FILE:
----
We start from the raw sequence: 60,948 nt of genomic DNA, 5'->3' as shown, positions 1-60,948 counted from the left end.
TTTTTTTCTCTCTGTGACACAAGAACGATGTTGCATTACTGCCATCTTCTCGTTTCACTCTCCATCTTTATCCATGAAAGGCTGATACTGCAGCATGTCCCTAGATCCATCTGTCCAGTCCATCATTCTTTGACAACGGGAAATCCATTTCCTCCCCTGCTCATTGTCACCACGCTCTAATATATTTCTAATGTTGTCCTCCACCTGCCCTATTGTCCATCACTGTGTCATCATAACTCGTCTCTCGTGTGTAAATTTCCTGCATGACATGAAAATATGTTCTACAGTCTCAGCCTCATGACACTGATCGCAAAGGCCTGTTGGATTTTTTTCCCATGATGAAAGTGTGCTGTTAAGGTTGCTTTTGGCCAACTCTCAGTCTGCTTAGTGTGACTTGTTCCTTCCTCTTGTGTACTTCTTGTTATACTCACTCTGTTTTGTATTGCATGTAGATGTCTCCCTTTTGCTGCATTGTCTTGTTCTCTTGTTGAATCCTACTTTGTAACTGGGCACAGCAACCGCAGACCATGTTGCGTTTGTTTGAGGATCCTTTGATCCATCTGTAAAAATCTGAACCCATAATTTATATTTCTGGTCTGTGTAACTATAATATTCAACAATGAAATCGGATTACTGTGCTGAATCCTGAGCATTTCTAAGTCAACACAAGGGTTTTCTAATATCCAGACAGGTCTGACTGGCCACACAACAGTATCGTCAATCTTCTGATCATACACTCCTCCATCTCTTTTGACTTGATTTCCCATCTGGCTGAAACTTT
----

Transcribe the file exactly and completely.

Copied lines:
We start from the raw sequence: 60,948 nt of genomic DNA, 5'->3' as shown, positions 1-60,948 counted from the left end.
TTTTTTTCTCTCTGTGACACAAGAACGATGTTGCATTACTGCCATCTTCTCGTTTCACTCTCCATCTTTATCCATGAAAGGCTGATACTGCAGCATGTCCCTAGATCCATCTGTCCAGTCCATCATTCTTTGACAACGGGAAATCCATTTCCTCCCCTGCTCATTGTCACCACGCTCTAATATATTTCTAATGTTGTCCTCCACCTGCCCTATTGTCCATCACTGTGTCATCATAACTCGTCTCTCGTGTGTAAATTTCCTGCATGACATGAAAATATGTTCTACAGTCTCAGCCTCATGACACTGATCGCAAAGGCCTGTTGGATTTTTTTCCCATGATGAAAGTGTGCTGTTAAGGTTGCTTTTGGCCAACTCTCAGTCTGCTTAGTGTGACTTGTTCCTTCCTCTTGTGTACTTCTTGTTATACTCACTCTGTTTTGTATTGCATGTAGATGTCTCCCTTTTGCTGCATTGTCTTGTTCTCTTGTTGAATCCTACTTTGTAACTGGGCACAGCAACCGCAGACCATGTTGCGTTTGTTTGAGGATCCTTTGATCCATCTGTAAAAATCTGAACCCATAATTTATATTTCTGGTCTGTGTAACTATAATATTCAACAATGAAATCGGATTACTGTGCTGAATCCTGAGCATTTCTAAGTCAACACAAGGGTTTTCTAATATCCAGACAGGTCTGACTGGCCACACAACAGTATCGTCAATCTTCTGATCATACACTCCTCCATCTCTTTTGACTTGATTTCCCATCTGGCTGAAACTTT